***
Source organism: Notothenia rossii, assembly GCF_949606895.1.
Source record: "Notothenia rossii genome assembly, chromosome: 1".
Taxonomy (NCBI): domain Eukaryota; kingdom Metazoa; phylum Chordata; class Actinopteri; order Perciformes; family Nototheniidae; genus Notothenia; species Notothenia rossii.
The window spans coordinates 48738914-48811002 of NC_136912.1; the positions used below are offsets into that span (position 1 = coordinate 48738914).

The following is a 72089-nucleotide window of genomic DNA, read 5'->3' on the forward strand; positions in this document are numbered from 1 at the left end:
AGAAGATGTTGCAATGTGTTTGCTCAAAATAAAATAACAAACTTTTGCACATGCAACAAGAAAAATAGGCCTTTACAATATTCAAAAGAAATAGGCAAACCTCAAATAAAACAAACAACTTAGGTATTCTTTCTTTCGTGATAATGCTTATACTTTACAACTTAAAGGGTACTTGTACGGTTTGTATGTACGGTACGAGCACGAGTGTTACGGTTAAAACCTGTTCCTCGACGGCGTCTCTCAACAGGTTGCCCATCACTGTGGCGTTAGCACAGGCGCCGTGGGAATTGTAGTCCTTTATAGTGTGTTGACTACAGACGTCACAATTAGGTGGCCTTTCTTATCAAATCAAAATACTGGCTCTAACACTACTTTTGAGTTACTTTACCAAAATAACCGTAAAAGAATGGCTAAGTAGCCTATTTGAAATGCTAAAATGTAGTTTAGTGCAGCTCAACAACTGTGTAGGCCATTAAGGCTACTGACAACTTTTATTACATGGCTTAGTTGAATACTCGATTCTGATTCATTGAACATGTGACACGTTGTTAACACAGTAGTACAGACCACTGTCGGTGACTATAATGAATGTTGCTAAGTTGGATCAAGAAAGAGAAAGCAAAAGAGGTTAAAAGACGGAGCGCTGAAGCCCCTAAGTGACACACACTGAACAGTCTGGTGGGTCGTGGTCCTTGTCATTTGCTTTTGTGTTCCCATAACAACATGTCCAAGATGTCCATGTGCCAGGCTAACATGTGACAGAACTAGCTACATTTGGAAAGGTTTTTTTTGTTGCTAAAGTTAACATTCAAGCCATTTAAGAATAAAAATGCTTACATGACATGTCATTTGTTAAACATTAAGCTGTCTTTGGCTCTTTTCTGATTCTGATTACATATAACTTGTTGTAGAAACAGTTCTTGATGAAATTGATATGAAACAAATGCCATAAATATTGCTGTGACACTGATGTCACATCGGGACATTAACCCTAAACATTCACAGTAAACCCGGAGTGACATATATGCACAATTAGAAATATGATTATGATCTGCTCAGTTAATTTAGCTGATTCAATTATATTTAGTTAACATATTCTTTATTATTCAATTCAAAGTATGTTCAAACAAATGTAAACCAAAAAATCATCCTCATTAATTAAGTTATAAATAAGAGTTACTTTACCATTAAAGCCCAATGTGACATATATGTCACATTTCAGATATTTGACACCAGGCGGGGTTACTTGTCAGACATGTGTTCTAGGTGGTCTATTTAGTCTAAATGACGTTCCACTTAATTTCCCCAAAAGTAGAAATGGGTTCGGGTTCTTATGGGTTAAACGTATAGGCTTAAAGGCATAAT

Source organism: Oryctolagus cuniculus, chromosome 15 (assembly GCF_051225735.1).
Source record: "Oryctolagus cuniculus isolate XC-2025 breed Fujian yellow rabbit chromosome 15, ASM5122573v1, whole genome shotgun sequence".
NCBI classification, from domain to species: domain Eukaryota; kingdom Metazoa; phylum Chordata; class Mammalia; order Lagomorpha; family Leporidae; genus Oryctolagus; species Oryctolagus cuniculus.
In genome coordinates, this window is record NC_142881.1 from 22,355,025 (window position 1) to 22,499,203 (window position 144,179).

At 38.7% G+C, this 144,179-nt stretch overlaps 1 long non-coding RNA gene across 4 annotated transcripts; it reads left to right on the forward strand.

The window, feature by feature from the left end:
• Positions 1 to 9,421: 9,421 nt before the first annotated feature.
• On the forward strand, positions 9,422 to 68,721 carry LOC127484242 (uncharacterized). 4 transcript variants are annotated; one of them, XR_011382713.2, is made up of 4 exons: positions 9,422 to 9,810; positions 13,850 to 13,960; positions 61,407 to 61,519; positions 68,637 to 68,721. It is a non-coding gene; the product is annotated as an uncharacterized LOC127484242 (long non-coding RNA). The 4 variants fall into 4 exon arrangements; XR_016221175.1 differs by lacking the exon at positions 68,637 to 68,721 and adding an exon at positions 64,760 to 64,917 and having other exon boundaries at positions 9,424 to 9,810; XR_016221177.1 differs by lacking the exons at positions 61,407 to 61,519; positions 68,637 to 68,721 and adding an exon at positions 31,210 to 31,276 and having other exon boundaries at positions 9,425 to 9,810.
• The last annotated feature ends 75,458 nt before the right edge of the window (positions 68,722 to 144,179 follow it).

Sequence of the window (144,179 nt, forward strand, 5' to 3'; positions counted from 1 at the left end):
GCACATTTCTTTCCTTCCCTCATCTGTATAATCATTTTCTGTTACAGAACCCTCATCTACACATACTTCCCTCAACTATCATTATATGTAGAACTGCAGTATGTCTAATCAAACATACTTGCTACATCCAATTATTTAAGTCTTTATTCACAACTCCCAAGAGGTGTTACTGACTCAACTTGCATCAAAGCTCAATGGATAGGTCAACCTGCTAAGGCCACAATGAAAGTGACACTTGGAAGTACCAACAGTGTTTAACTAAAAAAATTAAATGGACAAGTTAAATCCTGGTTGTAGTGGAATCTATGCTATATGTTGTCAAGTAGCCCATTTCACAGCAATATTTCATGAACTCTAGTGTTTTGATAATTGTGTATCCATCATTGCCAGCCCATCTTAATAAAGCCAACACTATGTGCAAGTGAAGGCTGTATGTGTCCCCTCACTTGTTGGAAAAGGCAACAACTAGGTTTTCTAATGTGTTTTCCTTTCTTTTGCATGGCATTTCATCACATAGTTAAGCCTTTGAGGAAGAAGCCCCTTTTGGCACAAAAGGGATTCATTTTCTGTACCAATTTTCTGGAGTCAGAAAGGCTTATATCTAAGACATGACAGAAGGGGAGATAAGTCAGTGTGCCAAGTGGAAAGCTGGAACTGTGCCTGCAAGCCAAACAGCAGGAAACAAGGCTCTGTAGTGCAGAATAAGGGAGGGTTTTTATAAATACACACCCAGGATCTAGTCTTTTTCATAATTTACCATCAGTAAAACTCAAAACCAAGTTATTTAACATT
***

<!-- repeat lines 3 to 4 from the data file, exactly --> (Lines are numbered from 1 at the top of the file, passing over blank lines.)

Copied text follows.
Taxonomy (NCBI): domain Eukaryota; kingdom Metazoa; phylum Chordata; class Actinopteri; order Perciformes; family Nototheniidae; genus Notothenia; species Notothenia rossii.
The window spans coordinates 48738914-48811002 of NC_136912.1; the positions used below are offsets into that span (position 1 = coordinate 48738914).